Last weekend I had the pleasure of spending a lovely girls weekend in the Muskokas before we all embarked on the adventure that was the Muskoka Short Course Triathlon. It was a great way to get a feel for the bike and run course for my next race in a less stressful setting, though they were only a fraction of the distance I will be racing next weekend at the 70.3 Ironman. This is how the experience went.
The day before:
We went for a leisurely swim near my friend’s cottage at the brink of dawn. Ok, it wasn’t that early, but in the chill air, it sure felt like it. I was also the only one that insisted on wearing a wetsuit; I’m still clinging on to my safety nets okay, nose plug included. While I squirmed my way into the water as my feet plopped through mushy bottom and plants brushed up against me, eww, totally gross, I had a flashback of last year at this time. Last time, when everyone else swam off into what seemed like an impossible distance away, my alternative plan was to swim to the next dock and back (maybe 25 meters away) and I struggled the entire way against the mild current. Fast forward to this chilly morning, I figured I could make it to some rocks in the distance, and I would be happy and content with that. Along the way, I took time to just enjoy being in the water and even take in what I could see at the bottom while Sarah (yup, you know it, tri related adventures don’t often happen without Sarah) tried to convince us to do backflips. That was a big NOPE for me, as I reminded her that last year at this time I was still struggling to even put my head in the water. She did though, somehow trick us into swimming around the little Island that we were adamant was too far and most definitely were not going to swim around. We were wrong, another win for Sarah, and we had no regrets!
What did I gain from this experience? Well, I gained some confidence in my swimming abilities, but most importantly, I learned to put aside my goals and fears and just enjoy swimming and exploring in the water. I wasn’t focussed on pushing myself or trying to get out as soon as possible. I was just taking my time while developing an appreciation for the water and enjoying the opportunity to be literally submerged in nature.
The Morning of:
We leave almost on time, nothing to worry about though. Then, we realize we do not have enough gas to make the 45-minute drive to the race location. Anxiety starts rising all around, because how many gas stations are open at 6 am? Well, long story short, we eventually got gas, we made it, albeit a tad bit later than we planned.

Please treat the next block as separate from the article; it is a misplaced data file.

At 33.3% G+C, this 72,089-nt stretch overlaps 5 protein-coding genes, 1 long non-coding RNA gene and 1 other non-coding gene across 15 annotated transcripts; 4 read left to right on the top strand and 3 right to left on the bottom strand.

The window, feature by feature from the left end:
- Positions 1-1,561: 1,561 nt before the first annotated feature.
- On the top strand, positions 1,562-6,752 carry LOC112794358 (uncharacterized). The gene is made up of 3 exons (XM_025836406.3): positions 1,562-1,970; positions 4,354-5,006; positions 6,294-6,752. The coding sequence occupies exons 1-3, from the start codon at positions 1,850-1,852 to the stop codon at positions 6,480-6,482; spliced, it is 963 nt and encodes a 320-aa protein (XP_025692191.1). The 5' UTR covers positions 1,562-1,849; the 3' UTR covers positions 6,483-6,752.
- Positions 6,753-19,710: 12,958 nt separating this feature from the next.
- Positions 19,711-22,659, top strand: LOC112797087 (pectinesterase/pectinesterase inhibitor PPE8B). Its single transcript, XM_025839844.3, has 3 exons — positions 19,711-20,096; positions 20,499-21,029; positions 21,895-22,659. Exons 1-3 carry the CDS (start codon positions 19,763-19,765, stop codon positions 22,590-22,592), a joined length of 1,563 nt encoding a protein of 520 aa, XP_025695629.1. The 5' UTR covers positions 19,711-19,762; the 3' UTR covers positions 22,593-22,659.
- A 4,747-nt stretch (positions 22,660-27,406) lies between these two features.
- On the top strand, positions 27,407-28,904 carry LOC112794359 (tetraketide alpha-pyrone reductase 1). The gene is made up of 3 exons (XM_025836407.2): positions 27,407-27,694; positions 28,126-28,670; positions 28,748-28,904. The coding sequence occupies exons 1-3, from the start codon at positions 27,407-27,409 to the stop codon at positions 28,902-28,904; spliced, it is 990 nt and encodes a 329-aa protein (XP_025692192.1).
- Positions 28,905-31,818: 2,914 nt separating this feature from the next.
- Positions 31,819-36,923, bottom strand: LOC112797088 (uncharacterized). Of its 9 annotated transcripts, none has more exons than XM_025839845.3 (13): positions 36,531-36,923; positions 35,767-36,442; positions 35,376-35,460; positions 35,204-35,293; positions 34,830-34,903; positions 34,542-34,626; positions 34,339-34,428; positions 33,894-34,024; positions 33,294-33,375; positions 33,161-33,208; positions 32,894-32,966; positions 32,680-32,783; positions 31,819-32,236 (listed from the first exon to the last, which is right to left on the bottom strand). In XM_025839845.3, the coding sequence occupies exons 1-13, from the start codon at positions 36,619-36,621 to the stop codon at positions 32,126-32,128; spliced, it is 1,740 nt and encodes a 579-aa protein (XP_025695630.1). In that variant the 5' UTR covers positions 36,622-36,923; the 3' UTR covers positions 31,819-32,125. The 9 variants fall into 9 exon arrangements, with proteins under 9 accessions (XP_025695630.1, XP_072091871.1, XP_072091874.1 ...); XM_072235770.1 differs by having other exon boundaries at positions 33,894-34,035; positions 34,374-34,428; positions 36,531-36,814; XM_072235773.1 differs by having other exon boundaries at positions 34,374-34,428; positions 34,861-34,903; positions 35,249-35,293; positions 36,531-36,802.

My wetsuit went on beautifully. I finally figured out my secret from last year and why it was so much easier to put on. Nope, I did not gain weight this year making the suit tighter, but rather, I bothered to put sunblock on before getting in the water (because that makes sense right? Not really, but I don’t have much time afterwards) and it turns out it works kind of like body glide I would assume, since I have never actually tried it.
Now, for the important part. The actual swim. In Muskoka, it is a water start, so everyone is already in the water before the horn blows. I have now concluded that this method is preferable over running in like a stampeding herd of Jumanji creatures, which is way more stressful, for obvious reasons. The horn blew, and I just chilled for a few seconds as everyone else started off, then, I took in a deep breath, dunked my head into the water and started swimming. As Geordie would say, “find your zen” and I did.
I just did my thing, slow and steady, all the way. I always made sure I could see swimmers to my left or right. I figured I must be going the right way unless we were all going the wrong way, and in that case, we have a whole other onslaught of problems. I just kept thinking to myself, just breath, keep stroking, and is that the finish up there? No? Oh, ok, keep going. Slow and steady. Were there people who started in later waves swimming past me? There sure were, but I was fine with that because, hey, look at me, I’m just swimming. Not panicking. Not counting clouds. Not hyperventilating while using the breast-stroke to move forward in vain. I even tried to see the bottom, which I couldn’t, but I was calm enough to contemplate exploring. Eventually, when the water exit was within view, I noticed that one of the swimmers to my right was none other than Sarah herself. A boost of confidence and excitement surges through me, did I just catch up to Sarah? Me? So I proceeded to give it whatever I had left and swum to the swim exit, achieving my spontaneous mini goal of beating Sarah out of the water.